When interacting with KOLs, it’s important to prioritize their questions and address their concerns.
As mentioned in the last blog article, active listening plays a huge part in successful KOL meetings.
But as your conversation progresses, be careful to not lose the focus of your core message.
There might be moments during the conversation where things feel off track. While this is normal, you can lead the conversation back to the core message through effective transitioning skills. As an MSL, this is an important communication skill to develop.
So, how do you get the conversation back to where it needs to be? And how do you do it without making the conversation feel awkward?
By following the best practices below, you'll be able to transition any KOL conversation back to the core message.
1. Anticipate Their Questions.
While it’s impossible to know exactly what KOLs will ask during an exchange, you can prepare for likely questions. Some teams have a common platform to track questions that come up in the field from KOLs. When the team identifies a trend, they can send these on to request official content for responding. If you don’t use a shared resource like this, you can ask peers what questions have come with their KOLs and how they handled those questions.
You can also anticipate questions by making two lists before you meet:
- Questions you want to be asked
- Questions you DON’T want to be asked
Prepare responses to both sets of questions. This preparation will help prevent you from being caught off guard.
Instead, you can calmly respond, “That’s a great question. I’m going to look into that and get back to you.” From there, you can transition the conversation back to the main focus of your meeting.
Likewise, if the KOL asks a question you want to be asked, you’ll be prepared with a polished response that reinforces your main points.
2. Prepare for Objections.
When KOLs have an objection, it’s easy for the conversation to derail. Keep the exchange on track by planning your responses to potential objections in advance.
For example, how will you respond differently to a scientific objection as opposed to an objection about cost or population management?
Use this simple method to guide the conversation when a KOL raises a concern.
- Acknowledge the concern, i.e. “I understand …”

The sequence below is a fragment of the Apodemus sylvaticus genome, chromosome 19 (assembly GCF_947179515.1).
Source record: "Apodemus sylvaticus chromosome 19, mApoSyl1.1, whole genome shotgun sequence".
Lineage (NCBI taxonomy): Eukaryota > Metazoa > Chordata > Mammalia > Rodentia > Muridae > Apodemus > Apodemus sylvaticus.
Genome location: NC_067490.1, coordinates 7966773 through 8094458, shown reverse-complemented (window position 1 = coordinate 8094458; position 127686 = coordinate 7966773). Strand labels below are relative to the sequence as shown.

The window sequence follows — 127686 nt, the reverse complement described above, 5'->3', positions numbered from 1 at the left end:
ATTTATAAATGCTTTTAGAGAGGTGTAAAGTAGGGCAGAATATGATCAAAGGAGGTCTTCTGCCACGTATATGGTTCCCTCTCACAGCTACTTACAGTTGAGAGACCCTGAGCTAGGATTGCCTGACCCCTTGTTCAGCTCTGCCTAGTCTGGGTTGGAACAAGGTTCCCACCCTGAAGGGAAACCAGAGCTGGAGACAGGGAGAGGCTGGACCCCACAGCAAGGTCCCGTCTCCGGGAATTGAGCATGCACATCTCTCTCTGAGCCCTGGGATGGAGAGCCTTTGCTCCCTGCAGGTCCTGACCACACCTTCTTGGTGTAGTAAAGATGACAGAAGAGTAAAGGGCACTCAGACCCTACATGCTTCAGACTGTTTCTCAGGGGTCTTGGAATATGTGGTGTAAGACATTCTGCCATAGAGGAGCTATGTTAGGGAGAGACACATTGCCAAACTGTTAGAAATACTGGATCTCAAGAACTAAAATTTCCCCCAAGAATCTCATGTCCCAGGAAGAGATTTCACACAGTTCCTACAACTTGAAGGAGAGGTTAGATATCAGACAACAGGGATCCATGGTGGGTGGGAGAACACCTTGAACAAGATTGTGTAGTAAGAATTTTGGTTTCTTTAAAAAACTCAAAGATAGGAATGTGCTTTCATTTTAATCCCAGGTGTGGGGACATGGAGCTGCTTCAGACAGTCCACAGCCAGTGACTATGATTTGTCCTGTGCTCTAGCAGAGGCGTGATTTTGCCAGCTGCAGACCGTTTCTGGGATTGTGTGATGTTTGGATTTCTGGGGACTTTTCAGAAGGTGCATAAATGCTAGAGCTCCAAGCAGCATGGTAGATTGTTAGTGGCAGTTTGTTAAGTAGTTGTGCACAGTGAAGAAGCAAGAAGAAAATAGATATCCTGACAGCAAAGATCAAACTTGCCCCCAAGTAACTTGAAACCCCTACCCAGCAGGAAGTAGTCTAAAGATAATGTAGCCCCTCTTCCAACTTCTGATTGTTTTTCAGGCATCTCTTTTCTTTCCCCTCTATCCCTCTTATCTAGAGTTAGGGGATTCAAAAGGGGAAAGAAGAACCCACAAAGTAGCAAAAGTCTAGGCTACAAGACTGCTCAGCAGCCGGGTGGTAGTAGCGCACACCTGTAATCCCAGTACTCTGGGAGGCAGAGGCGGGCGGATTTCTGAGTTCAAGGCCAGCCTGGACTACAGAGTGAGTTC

- Clarify it, i.e. “Can you tell me more …?” Clarifying also enables you to understand why an HCP thinks what they do – which can lead to valuable insights.
- Respond to the concern. Give an answer if you have it, or get back to them later if you don’t.
- Confirm that you're both on the same page before returning to your core message.
Practice with a colleague before you meet with the KOL so that you’re prepared to handle any objections likely to arise.
3. Bridge and Pivot
While you want to be flexible to the needs of the KOL, sometimes it is important to “bridge and pivot” back to the core message – and questions provide a potential opportunity for just that.
A bridge and pivot is a way to transition from the answer you give to the point you want to make. This is a great way to bring the conversation back to where it needs to be.
Here are some helpful bridges to use:
- It’s important to understand that …
- What we do know is … (or, we have learned that …)
- It’s important to point out that …
- That’s not my area of expertise, but what I can tell you is …
- I understand your concern, and here’s what’s really happening …
- Actually …
- The real issue is …
Lead the Conversation
Your success as an MSL isn't just about increasing the number of meetings. It's about the quality of the meetings and the depth of the conversations you're having with KOLs.
Don't let conversations get off track; lead them back to where they belong. Doing this will result in better relationships, clearer insights, and ultimately, better patient outcomes.
Want more strategies to develop as a Medical Liaison? Check out our next blog for more MSL content or browse through all 6 "MSL Skills to Thrive" below.
|MSL Skills to Thrive
You can also contact us to schedule a skills development workshop for your team.